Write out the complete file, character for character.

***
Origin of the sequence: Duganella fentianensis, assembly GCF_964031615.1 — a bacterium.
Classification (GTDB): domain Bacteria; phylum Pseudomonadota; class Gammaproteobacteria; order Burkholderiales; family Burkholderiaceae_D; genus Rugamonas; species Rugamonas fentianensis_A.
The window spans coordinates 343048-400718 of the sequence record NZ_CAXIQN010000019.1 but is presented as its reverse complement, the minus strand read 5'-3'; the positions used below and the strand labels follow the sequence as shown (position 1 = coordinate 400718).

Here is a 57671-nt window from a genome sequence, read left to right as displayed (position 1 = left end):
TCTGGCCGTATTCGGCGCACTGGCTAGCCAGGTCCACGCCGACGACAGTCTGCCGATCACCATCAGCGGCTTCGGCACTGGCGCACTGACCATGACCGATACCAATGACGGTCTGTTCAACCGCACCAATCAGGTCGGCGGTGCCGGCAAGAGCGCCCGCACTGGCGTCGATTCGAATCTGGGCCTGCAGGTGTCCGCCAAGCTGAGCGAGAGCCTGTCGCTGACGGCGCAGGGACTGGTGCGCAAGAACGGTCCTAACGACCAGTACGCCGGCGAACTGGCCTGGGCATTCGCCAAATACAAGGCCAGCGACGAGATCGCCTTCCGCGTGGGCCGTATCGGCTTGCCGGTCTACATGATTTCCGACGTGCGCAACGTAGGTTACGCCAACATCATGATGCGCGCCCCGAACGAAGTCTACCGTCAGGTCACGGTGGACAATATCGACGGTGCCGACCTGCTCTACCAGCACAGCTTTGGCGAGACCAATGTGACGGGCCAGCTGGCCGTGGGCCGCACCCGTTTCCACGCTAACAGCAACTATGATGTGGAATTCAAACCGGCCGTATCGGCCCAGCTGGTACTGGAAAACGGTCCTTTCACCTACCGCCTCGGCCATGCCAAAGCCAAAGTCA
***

Origin of the sequence: Duganella fentianensis, assembly GCF_964031615.1 — a bacterium.
Classification (GTDB): domain Bacteria; phylum Pseudomonadota; class Gammaproteobacteria; order Burkholderiales; family Burkholderiaceae_D; genus Rugamonas; species Rugamonas fentianensis_A.
The window spans coordinates 343048-400718 of the sequence record NZ_CAXIQN010000019.1 but is presented as its reverse complement, the minus strand read 5'-3'; the positions used below and the strand labels follow the sequence as shown (position 1 = coordinate 400718).

Here is a 57671-nt window from a genome sequence, read left to right as displayed (position 1 = left end):
TCTGGCCGTATTCGGCGCACTGGCTAGCCAGGTCCACGCCGACGACAGTCTGCCGATCACCATCAGCGGCTTCGGCACTGGCGCACTGACCATGACCGATACCAATGACGGTCTGTTCAACCGCACCAATCAGGTCGGCGGTGCCGGCAAGAGCGCCCGCACTGGCGTCGATTCGAATCTGGGCCTGCAGGTGTCCGCCAAGCTGAGCGAGAGCCTGTCGCTGACGGCGCAGGGACTGGTGCGCAAGAACGGTCCTAACGACCAGTACGCCGGCGAACTGGCCTGGGCATTCGCCAAATACAAGGCCAGCGACGAGATCGCCTTCCGCGTGGGCCGTATCGGCTTGCCGGTCTACATGATTTCCGACGTGCGCAACGTAGGTTACGCCAACATCATGATGCGCGCCCCGAACGAAGTCTACCGTCAGGTCACGGTGGACAATATCGACGGTGCCGACCTGCTCTACCAGCACAGCTTTGGCGAGACCAATGTGACGGGCCAGCTGGCCGTGGGCCGCACCCGTTTCCACGCTAACAGCAACTATGATGTGGAATTCAAACCGGCCGTATCGGCCCAGCTGGTACTGGAAAACGGTCCTTTCACCTACCGCCTCGGCCATGCCAAAGCCAAAGTCA